Occupy Central

Second financial group publishes statement, this time coming out against Occupy Central

Brokers and traders say movement would ‘jeopardise’ city’s status as international centre

PUBLISHED : Monday, 28 April, 2014, 4:12pm
UPDATED : Monday, 28 April, 2014, 5:28pm

A group representing eight financial organisations has published a joint statement opposing the Occupy Central pro-democracy movement, saying the protest may harm the city’s status as an international financial hub.

Published in three Chinese-language newspapers today, the full-page advertisement comes the week after a group of 70 banking and financial workers issued an open letter to President Xi Jinping last week demanding democracy, with some going as far as pledging to join the Occupy Central movement. 

“Some people claimed they support the Occupy Central movement on behalf of the financial sector, we cannot agree with that. [The protest] would bring harm to Hong Kong … jeopardising the city’s status as an international financial centre,” today’s statement said.

The groups, including the Institute of Securities Dealers and the Chinese Financial Association of Hong Kong, said the movement – aiming to paralyse Hong Kong to press for a “genuine” universal suffrage – would deter foreign capital from investing in the city.

“Companies which plan to invest in Hong Kong have considered shifting their businesses to Singapore and Shanghai,” said the statement published in Oriental Daily, Wen Wei Po and Hong Kong Economic Times. The eight groups represent about 20,000 brokers and traders in the city.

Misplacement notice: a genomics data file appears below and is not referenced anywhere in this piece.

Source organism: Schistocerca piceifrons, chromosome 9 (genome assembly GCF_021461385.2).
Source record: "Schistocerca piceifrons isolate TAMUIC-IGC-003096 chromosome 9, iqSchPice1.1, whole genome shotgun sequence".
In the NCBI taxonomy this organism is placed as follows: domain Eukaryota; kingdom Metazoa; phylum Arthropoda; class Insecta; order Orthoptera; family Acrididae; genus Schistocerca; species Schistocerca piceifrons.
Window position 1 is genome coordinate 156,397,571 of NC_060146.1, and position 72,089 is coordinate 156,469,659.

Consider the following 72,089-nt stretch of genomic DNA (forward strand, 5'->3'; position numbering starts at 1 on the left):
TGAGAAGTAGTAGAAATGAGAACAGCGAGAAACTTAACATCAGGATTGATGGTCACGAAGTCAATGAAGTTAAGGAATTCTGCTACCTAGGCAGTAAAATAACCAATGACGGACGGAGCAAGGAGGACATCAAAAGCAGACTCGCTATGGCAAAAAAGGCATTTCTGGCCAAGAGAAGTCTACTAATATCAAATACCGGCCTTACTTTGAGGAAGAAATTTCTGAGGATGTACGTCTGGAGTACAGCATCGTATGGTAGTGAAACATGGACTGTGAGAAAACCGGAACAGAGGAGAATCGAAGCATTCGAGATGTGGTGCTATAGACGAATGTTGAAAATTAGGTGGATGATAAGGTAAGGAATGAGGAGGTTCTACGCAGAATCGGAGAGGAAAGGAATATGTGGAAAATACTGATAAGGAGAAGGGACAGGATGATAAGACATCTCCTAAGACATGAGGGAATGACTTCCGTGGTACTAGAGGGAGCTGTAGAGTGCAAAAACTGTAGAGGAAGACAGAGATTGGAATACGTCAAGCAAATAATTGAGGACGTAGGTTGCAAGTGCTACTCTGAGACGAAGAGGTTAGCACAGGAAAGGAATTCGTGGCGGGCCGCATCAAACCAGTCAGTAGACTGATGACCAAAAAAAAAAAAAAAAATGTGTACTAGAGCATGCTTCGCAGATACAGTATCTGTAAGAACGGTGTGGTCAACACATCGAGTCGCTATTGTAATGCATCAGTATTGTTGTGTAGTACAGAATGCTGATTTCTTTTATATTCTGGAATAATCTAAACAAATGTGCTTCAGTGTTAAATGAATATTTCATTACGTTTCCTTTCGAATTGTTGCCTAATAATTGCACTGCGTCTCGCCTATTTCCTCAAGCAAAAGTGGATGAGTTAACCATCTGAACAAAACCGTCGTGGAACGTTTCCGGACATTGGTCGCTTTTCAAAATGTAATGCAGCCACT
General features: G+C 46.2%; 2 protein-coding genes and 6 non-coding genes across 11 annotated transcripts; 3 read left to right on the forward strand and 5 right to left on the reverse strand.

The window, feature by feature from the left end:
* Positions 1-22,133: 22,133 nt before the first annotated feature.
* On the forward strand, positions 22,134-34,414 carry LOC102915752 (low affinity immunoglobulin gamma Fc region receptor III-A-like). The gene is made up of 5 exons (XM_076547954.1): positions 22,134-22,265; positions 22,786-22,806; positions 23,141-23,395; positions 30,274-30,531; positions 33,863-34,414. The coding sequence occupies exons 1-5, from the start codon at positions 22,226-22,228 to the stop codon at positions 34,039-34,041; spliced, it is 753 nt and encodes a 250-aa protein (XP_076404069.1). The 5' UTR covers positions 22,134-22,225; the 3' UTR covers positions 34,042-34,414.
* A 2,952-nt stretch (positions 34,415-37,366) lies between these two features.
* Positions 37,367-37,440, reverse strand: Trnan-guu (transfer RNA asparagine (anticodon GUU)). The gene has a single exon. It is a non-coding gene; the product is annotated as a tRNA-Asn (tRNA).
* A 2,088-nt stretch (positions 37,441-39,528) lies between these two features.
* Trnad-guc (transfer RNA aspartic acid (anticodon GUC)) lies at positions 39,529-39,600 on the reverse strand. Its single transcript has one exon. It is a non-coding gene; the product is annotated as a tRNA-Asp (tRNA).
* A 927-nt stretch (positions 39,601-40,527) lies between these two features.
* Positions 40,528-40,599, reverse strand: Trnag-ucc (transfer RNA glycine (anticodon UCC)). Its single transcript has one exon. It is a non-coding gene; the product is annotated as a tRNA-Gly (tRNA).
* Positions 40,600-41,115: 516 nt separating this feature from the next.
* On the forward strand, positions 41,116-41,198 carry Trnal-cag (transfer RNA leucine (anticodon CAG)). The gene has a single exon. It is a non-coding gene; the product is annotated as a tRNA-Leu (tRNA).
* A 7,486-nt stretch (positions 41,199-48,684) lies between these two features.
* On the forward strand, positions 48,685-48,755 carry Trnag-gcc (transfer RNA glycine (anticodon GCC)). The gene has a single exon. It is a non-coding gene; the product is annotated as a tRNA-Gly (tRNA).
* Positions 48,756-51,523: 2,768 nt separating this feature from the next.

Jeanny Lee Sai-yin, head of co-signing Hong Kong Securities Professionals Association, said the statement “did not target” the pro-democracy letter issued by their fellow financial workers.

“Our response is only targeting Occupy Central and we also want to reiterate our line on electoral reform,” said Lee. The letter to Xi, organised by hedge fund manager Edward Chin Chi-kin, was advertised in the Financial Times, Apple Daily and Roman Catholic paper Kung Kao Po last Wednesday.

“The advertisement was not planned due to their action [Chin’s letter],” said Lee on the statement co-signed by financial services lawmaker Christopher Cheung Wah-fung.

But she added the dozens of pro-democracy financial and banking workers could not represent the sector’s stance on political development.

“We have not heard about their names so want to clarify on the industry’s stance,” she said.

While one emphasis of the pro-democracy group was on the negative impact of Chinese capital on the city’s financial market, Lee said: “From a different perspective, we think the Chinese capital expands the market.”

Replying to the latest statement, Chin said the industry lawmaker did not represent the pro-democracy faction in the industry. “I did not have a chance to elect Cheung too … he is a product of small-circle election. He does not represent me and lots of people in the financial industry,” said Chin, referring to the lawmaker elected to the seat in 2012, with 208 votes